ISO is the number that indicates the cameras sensitivity to light. The higher the number, the less light you will need. ISO 100ISO 1600 Exposure:
Grey: Your camera will photograph at 18% grey unless altered. This works in most situations. Photos that are exposed correctly will have dark blacks and true whites.
Lighting: Light should usually be positioned behind the camera so the subject is well lit. Use flash or fill light such as a reflector to avoid shadows. Open sun in the middle of the day can create unwanted shadows. Be sure to position your subjects in the shade or use the flash to fill the shadows. Moving the subjects to the shade with the sunny background can make your subjects too dark. Direct sun can as well make them squint and unflattering. Sunlight: Lighting:
Find a spot where your subject and background have equal light but are out of direct sun light. Open/ DirectSunny BGEvenly Exposed Lighting:
Aperture: The aperture is measured in “f stops”. It is how wide the lens is open to let light in. Change your focus by changing the f stop. Shutter Speed: Shutter speed is how quickly the shutter opens and closes. Use a faster shutter speed to capture still or moving objects f5.6f11 Fast ShutterSlow Shutter Aperture and Shutter Speed:
You can help make the photo more effective by planning the shots you want and understanding how to control composition. Center of Interest: The center of interest should be obvious and have a dramatic affect on the audience. It also helps to avoid distracting backgrounds. THE EYE NEEDS A PLACE TO GO IN EVERY PHOTO!! Photo Composition:
Rule of Thirds: The rule of thirds states that an image should be divided into 9 equal parts by 2 vertical and 2 horizontal lines. All the interesting points should then fall on those lines and where they intersect. This will help to create interest and tension. Rule of Thirds:
Angle: A low angle looking up at your subject can make your subject look bigger. While a high angle looking down can make your subject look much smaller. Low Camera Angle High Camera Angle Angle and Framing:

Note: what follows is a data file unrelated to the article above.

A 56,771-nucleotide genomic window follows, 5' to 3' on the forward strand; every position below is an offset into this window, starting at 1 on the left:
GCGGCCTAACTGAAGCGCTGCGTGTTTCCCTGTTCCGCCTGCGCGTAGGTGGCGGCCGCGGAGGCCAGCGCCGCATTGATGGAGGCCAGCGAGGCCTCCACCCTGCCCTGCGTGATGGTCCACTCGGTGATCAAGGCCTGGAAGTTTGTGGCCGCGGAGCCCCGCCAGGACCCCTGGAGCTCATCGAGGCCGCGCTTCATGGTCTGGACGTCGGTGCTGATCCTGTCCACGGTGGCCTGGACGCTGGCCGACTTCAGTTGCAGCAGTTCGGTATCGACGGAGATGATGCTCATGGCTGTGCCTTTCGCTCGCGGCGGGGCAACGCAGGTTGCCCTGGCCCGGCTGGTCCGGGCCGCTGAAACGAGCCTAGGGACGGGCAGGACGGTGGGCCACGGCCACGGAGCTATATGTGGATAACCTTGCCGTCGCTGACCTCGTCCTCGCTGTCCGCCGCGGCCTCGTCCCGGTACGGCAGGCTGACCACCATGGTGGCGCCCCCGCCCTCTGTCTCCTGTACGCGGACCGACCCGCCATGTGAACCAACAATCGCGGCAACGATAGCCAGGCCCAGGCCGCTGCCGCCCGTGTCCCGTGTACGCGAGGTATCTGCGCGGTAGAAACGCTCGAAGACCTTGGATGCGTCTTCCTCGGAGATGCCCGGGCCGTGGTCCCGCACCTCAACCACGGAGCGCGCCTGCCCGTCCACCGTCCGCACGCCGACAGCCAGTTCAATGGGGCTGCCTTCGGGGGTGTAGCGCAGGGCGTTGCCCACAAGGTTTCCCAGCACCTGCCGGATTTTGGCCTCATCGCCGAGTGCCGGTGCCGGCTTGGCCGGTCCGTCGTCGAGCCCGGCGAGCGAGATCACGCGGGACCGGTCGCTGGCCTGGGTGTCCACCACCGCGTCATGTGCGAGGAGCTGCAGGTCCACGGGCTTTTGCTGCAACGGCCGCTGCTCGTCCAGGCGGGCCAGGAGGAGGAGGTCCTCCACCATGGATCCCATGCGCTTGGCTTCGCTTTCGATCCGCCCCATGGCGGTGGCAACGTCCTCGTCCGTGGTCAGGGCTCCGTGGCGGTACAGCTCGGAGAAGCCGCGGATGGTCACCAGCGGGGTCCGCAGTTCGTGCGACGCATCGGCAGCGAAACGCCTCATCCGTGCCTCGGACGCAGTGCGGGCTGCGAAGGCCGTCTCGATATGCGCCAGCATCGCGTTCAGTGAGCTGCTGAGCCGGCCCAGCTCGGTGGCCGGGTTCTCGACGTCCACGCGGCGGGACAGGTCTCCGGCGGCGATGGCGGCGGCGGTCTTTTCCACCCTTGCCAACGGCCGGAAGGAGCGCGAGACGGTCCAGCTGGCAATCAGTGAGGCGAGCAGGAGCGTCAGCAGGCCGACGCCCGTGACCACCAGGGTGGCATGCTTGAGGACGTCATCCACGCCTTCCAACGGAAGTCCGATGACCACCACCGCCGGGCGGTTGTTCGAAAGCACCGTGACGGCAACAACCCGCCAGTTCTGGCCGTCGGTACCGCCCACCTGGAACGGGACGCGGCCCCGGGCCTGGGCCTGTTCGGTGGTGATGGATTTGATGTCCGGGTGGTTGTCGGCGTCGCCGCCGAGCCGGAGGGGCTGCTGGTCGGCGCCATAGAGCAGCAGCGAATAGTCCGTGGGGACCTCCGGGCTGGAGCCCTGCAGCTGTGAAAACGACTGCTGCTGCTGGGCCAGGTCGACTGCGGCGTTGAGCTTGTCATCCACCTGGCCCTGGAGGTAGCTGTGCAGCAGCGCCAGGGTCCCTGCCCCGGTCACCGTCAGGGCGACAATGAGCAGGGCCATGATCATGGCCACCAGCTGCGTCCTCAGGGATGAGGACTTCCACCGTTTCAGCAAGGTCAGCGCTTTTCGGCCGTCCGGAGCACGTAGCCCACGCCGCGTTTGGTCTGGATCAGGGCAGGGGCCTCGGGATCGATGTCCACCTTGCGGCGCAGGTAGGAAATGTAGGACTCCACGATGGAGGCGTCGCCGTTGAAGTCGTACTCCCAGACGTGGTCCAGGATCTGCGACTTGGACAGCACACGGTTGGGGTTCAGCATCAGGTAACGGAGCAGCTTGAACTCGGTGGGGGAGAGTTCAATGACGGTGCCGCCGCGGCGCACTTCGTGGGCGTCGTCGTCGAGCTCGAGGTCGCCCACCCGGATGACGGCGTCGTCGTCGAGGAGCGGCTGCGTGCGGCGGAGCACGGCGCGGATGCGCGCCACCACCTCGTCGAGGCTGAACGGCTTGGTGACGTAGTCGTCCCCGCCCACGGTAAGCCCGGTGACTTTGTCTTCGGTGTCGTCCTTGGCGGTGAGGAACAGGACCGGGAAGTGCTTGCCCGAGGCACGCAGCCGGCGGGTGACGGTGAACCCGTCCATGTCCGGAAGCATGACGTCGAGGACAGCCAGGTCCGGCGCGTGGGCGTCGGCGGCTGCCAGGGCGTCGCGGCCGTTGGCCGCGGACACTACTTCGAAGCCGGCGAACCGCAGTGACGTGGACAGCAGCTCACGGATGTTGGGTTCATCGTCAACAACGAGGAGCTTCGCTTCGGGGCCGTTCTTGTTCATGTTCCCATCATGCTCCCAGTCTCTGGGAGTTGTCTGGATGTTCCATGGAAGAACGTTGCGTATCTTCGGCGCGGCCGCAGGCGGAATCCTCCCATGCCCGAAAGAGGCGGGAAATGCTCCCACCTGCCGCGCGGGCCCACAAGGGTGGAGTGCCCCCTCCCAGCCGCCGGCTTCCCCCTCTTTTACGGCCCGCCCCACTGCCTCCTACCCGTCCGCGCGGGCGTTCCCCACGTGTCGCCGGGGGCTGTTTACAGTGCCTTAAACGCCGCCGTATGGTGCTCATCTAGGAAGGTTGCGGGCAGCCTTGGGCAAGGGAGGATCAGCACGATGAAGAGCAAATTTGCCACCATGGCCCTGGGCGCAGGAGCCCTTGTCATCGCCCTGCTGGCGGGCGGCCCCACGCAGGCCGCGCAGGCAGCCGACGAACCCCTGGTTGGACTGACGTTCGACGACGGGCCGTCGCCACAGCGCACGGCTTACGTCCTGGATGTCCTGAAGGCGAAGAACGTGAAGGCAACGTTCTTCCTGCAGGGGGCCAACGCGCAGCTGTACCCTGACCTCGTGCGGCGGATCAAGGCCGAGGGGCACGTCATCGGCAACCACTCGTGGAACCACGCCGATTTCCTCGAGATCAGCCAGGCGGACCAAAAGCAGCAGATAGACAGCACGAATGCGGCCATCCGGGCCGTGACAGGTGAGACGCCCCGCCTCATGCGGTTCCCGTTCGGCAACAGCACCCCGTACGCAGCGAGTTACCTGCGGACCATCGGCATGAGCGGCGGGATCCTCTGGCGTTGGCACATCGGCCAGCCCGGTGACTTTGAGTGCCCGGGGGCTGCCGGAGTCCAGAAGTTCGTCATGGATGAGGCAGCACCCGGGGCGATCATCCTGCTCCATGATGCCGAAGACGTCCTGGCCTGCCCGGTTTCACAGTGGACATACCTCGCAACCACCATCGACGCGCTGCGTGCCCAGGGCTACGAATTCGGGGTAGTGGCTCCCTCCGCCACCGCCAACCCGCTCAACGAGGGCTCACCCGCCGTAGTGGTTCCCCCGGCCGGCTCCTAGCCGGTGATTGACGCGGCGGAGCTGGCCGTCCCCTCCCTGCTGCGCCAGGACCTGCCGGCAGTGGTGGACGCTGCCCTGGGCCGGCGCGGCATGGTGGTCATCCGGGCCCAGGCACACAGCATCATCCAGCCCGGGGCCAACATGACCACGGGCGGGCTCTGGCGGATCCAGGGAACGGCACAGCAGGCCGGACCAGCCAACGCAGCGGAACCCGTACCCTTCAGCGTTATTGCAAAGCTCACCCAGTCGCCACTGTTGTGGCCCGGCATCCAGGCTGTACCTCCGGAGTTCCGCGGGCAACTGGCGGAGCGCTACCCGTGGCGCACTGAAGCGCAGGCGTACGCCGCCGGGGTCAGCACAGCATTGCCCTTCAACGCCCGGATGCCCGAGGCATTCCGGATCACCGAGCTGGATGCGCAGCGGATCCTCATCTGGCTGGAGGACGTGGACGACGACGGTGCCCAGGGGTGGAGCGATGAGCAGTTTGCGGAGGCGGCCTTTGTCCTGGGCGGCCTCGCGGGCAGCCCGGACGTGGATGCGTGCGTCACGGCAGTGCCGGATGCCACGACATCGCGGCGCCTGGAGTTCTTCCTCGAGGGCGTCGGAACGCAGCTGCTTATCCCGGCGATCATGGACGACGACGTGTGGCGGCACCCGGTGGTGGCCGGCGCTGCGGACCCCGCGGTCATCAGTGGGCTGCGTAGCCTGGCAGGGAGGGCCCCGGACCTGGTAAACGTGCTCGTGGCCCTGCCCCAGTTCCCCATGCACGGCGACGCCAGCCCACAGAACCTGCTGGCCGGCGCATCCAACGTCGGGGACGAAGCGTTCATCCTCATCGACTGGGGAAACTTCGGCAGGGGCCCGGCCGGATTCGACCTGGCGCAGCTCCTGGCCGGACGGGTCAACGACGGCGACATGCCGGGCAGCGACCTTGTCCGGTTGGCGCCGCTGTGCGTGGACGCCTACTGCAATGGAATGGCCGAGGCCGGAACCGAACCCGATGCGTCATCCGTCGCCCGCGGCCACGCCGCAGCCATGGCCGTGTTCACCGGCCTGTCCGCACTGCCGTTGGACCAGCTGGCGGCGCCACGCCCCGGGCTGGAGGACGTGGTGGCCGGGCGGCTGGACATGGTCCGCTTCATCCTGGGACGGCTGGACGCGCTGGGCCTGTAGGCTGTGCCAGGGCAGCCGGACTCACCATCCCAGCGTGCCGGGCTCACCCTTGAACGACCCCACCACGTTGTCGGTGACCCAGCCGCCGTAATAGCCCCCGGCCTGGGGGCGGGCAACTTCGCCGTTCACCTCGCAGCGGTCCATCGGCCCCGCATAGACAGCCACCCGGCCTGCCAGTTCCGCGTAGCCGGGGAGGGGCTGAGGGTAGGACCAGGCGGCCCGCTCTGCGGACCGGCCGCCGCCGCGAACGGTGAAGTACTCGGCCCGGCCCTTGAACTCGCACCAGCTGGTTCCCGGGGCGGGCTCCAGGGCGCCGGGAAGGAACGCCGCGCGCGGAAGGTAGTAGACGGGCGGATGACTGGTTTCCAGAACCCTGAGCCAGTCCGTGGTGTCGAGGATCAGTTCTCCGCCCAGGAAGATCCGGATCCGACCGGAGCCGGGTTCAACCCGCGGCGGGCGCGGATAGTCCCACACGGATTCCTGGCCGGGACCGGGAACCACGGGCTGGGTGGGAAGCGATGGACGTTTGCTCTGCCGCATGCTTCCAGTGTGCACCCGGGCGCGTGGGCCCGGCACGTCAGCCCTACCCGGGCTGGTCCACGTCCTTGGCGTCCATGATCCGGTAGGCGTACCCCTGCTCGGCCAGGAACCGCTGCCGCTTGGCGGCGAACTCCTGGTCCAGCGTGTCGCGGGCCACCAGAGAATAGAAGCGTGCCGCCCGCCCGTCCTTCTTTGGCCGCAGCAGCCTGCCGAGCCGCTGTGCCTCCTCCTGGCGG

Balance: Balance occurs when all the objects in the photo work together to tell the story. Balance the groups in a photo, or properly place an individual, to cover the space well. BalanceUnbalance Balance:
Leading Lines/ Patterns: Lines, curves, pattern or repetition of objects should direct the eye to the center of interest. Leading Lines: Framing: Surrounding the center of interest with the other objects can make the picture more interesting, while still directing attention to the primary subject. Try adding foreground, background, depth or atmosphere to enhance your photos.
Vocabulary for Photography: Candid – Action photos that capture a moment to tell a story. All photographers in your yearbook will be candid besides the group pictures and portraits. Center of Interest – The subject of the photo and what draws the eyes to the photo. Coverage – The people and subject in the photo. Cropping – Making the photo only consist of what is needed for the yearbook. Dominant Photo – The largest photo on the spread. This should relate directly with the subject matter of the page. It is usually 2 ½ times larger then the others and is the first to be seen on the page.
Group Pictures – Placing a group of people from a specific group to show membership. Photo Composition – The arrangement of objects in a photo. Portraits – A picture of an individual. Usually a head shot used for quotes, features or students and graduate pages. Vocabulary for Photography: